City of Hope physician-scientist is named the Arthur M. Coppola Family Chair in Supportive Care Medicine

December 6, 2018
Zen Vuong
William Dale, M.D., Ph.D., has improved the lives of older adults with cancer and plans to work with others at City of Hope to develop the international standard of supportive care
DUARTE, Calif. — City of Hope’s William Dale, M.D., Ph.D., has been named the Arthur M. Coppola Family Chair in Supportive Care Medicine in recognition of his 20 years of work helping patients and their families make informed medical decisions that improve quality of life.
“Dr. Dale is a scholar, physician, healer and 'man of heart,'” said Robert W. Stone, president and CEO of City of Hope. "He embodies the internationally renowned research and treatment center’s focus on caring for a patient’s total needs and the needs of their family.
“Supportive care is our heart and soul. Patients in the fight for their lives need to focus 100 percent on getting well, and their state of mind matters every bit as much as the size of their tumors.”
Arthur M. Coppola was chairman and CEO of The Macerich Company, one of the country’s leading developers of retail real estate. He established the chair in 2008 to recognize the importance of care that addresses the whole person and embraces the patient’s family as part of the treating, healing and dying process. Coppola is a past recipient of City of Hope’s Los Angeles Real Estate & Construction Industries Council Spirit of Life® Award.
“I am impressed by the services that William Dale has helped to implement thus far and am excited to see more,” Coppola said. “I think City of Hope is on the right path, and you’ve got the right team. If you can fine tune your secret sauce and export it to different practices, we really would have something to talk about. I’m excited to be a part of this mission.”
His wife, Kate Coppola, said she is delighted with what City of Hope has done.
“Art and I are pleased with how City of Hope has developed a unique program that is specifically focused on supporting holistic learning, an approach that looks beyond to wider opportunities to offer healing.”
The Coppolas chose Dale to lead this mission. Dale went to the University of Chicago for medical school. During his residency, he spent time taking care of veterans from World War II, cementing his deeper understanding and love of geriatric patients. Dale specialized in geriatric medicine during his postgraduate education and training at University of Pittsburgh.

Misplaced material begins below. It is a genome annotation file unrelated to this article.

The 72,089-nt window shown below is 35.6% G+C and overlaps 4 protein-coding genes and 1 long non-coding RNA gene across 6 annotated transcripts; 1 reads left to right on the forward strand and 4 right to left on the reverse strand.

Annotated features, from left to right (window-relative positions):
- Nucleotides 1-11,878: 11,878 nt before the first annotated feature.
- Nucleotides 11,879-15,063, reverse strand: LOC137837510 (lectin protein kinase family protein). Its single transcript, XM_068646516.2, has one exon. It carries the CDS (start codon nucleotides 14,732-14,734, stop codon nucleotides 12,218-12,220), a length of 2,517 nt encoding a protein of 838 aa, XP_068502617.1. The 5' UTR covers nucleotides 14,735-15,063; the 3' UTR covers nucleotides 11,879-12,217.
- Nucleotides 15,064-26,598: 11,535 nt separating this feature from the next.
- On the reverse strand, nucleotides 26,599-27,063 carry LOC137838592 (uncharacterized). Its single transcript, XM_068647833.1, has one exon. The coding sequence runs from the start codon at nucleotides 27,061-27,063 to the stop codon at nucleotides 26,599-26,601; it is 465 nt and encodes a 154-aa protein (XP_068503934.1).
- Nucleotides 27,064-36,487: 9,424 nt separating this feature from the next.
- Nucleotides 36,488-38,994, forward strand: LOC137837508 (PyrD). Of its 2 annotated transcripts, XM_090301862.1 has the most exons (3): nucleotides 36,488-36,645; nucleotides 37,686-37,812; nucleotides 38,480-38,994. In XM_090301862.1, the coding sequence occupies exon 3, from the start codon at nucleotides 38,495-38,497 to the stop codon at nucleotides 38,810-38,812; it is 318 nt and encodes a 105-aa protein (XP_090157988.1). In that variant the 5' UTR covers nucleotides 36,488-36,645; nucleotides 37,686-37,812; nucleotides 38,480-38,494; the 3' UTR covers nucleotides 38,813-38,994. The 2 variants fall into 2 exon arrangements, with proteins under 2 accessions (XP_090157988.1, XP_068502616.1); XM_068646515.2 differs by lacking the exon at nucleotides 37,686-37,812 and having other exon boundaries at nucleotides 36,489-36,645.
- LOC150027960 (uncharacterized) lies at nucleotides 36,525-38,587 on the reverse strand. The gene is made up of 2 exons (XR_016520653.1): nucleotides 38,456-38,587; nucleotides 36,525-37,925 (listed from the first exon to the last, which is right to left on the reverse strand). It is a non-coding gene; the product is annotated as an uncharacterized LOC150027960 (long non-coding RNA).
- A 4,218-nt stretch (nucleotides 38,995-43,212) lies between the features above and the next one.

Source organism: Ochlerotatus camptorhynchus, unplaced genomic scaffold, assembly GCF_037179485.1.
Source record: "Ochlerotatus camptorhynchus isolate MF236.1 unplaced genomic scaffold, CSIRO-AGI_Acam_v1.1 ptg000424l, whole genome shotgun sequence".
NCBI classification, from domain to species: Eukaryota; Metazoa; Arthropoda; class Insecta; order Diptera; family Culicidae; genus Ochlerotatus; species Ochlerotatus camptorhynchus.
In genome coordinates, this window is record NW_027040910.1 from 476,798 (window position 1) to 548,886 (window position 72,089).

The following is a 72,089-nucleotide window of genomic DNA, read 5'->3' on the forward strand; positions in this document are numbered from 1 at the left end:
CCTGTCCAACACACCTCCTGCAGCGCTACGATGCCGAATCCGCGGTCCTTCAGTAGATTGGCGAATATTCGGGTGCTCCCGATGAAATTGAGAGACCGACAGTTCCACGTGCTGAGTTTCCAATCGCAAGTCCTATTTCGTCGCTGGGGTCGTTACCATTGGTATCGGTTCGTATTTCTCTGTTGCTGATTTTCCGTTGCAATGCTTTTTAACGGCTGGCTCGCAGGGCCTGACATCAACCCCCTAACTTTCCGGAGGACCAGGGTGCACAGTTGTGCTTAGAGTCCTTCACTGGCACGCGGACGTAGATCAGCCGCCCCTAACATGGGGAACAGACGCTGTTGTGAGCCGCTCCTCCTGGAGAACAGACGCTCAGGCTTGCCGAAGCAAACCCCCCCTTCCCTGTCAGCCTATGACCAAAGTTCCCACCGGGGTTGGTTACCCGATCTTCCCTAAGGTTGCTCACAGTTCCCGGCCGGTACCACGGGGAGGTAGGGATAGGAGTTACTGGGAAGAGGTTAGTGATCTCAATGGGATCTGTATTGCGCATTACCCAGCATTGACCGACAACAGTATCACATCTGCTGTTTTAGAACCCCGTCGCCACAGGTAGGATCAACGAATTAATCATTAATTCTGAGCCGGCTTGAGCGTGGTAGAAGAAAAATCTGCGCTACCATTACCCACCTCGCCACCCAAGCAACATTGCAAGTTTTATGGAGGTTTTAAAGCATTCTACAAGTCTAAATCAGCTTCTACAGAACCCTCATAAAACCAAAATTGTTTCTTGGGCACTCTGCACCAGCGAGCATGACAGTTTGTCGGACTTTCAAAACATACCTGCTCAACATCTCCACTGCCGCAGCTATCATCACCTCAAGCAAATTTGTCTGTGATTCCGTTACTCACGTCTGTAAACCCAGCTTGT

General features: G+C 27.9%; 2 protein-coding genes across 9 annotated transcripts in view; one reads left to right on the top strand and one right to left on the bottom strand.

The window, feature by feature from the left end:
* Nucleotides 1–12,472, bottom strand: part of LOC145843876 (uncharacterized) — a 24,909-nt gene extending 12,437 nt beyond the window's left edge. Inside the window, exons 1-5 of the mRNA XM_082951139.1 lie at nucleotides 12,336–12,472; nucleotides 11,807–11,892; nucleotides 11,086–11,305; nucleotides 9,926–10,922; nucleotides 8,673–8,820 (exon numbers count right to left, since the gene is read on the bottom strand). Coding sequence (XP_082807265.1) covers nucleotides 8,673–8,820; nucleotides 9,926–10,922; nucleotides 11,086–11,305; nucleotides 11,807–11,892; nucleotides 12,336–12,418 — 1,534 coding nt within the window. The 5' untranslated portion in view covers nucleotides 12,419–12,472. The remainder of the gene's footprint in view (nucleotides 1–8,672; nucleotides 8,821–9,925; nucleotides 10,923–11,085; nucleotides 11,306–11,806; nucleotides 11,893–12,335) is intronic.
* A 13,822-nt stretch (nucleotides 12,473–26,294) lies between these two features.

He served as chief of geriatrics and palliative medicine at University of Chicago for eight years before coming to City of Hope, where he focuses on how people make medical decisions in the face of uncertainty, adversity, risk and anxiety. When treating vulnerable patients with serious illness, especially older patients with cancer, Dale said both cognition and emotion should be accounted for in the decision-making process.
“We tend to focus on the rational, more cognitive aspects of choices,” Dale said. “But you need to account for both cognition and emotion in medicine. Emotions, especially, matter. Supportive care is where these emotional issues are dealt with best.”
His thoughts reflect City of Hope’s credo: “There is no profit in curing the body if, in the process, we destroy the soul.”
Dale is working collaboratively with Matthew Loscalzo, L.C.S.W., executive director and Liliane Elkins Endowed Professor in Supportive Care Programs to strengthen the department. He collaborated with the late Arti Hurria, M.D., former vice provost for clinical faculty and George Tsai Family Chair in Geriatric Oncology, and others to develop the first American Society of Clinical Oncology guidelines for treating older patients with cancer. Dale and Hurria had secured a $2 million grant from the National Institutes of Health, which Dale will continue to lead with colleagues from the Cancer and Aging Research Group. Additionally, City of Hope received a $1 million gift from The Sheri and Les Biller Family Foundation to launch two transformative supportive care projects to train oncologists, nurses and other health care professionals to deliver the institution’s signature compassionate, holistic cancer care. Lastly, the Department of Supportive Care Medicine recently received certification from the Accreditation Council for Graduate Medical Education to offer a new Hospice and Palliative Care Fellowship, making City of Hope the first stand-alone cancer center on the West Coast – and the second in the United States after the National Cancer Institute – to earn this designation.
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About City of Hope
City of Hope is an independent research and treatment center for cancer, diabetes and other life-threatening diseases. Designated as one of only 49 comprehensive cancer centers, the highest recognition bestowed by the National Cancer Institute, City of Hope is also a founding member of the National Comprehensive Cancer Network, with research and treatment protocols that advance care throughout the world. City of Hope’s main campus is in Duarte, California, just northeast of Los Angeles, with additional locations throughout Southern California. It is ranked as one of "America's Best Hospitals" in cancer by U.S. News & World Report. Founded in 1913, City of Hope is a pioneer in the fields of bone marrow transplantation, diabetes and numerous breakthrough cancer drugs based on technology developed at the institution. For more information about City of Hope, follow us on Facebook, Twitter, YouTube or Instagram.